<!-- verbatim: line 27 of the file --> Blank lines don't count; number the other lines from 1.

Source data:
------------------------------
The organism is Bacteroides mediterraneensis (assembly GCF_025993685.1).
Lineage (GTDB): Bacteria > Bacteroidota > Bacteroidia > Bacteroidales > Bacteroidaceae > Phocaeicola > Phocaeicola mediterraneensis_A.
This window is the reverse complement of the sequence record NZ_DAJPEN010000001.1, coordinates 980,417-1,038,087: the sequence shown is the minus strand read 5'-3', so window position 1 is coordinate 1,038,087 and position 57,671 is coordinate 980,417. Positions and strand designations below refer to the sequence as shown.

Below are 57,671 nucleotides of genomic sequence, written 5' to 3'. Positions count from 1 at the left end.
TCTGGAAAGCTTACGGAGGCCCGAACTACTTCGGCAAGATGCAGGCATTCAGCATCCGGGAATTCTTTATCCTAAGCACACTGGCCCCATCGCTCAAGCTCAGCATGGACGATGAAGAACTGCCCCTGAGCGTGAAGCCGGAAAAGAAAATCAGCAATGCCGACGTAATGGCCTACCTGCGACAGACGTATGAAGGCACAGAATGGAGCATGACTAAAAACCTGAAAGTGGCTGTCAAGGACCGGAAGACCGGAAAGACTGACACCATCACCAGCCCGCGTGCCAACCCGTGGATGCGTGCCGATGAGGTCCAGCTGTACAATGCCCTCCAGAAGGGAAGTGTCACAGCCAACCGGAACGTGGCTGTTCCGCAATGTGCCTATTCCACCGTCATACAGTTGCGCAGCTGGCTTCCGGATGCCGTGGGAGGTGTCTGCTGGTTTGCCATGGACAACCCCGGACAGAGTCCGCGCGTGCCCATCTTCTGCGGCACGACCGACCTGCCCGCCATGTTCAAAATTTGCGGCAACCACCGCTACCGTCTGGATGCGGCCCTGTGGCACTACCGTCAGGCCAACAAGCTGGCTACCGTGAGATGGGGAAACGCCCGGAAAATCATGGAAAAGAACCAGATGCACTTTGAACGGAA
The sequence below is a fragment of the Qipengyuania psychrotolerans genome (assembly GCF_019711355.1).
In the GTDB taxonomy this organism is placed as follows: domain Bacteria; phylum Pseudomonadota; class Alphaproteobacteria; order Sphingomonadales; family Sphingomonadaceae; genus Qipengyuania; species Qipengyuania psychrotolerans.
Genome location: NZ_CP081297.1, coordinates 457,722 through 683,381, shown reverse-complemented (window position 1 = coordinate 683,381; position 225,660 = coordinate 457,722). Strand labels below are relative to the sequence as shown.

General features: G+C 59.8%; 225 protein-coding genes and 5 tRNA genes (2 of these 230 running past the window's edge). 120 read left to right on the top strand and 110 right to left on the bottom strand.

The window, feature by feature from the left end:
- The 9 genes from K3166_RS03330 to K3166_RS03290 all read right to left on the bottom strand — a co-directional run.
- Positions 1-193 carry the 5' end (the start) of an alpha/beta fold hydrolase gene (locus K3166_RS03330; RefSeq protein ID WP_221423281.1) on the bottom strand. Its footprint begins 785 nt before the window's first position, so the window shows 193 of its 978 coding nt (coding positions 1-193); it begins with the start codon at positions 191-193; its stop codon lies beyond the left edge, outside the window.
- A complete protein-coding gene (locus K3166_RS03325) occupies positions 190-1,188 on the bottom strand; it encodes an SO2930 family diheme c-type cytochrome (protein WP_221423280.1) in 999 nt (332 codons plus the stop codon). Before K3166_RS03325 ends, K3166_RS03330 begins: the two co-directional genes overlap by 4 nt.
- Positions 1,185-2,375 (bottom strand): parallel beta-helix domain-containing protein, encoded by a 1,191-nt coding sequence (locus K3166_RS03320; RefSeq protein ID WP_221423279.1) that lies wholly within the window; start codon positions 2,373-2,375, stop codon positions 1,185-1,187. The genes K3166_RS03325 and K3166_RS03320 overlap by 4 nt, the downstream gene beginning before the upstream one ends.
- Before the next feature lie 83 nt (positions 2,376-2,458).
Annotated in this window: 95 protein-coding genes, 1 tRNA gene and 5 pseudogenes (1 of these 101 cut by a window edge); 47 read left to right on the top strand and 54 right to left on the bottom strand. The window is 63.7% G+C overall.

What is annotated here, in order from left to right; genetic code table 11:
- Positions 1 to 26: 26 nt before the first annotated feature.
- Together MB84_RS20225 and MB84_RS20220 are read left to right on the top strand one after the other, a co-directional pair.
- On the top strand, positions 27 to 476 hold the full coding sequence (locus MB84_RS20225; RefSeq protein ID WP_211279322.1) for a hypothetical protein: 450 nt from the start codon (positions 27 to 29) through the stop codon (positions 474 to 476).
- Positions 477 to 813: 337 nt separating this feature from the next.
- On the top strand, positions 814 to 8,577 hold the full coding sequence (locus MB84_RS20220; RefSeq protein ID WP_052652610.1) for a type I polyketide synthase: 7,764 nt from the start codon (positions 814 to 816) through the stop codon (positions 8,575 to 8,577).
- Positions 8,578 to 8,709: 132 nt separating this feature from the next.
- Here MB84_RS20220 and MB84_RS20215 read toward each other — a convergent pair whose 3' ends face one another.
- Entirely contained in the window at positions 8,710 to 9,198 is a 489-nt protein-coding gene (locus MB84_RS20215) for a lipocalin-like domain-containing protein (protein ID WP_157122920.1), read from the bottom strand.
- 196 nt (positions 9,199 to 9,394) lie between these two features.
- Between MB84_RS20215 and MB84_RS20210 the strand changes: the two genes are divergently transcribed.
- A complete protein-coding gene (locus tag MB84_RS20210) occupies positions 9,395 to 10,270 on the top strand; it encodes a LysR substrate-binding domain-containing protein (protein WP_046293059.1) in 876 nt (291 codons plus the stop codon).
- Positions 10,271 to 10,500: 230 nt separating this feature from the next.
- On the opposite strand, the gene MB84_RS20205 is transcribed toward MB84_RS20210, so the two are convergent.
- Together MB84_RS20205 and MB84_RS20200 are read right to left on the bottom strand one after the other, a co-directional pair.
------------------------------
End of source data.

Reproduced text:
- Between MB84_RS20215 and MB84_RS20210 the strand changes: the two genes are divergently transcribed.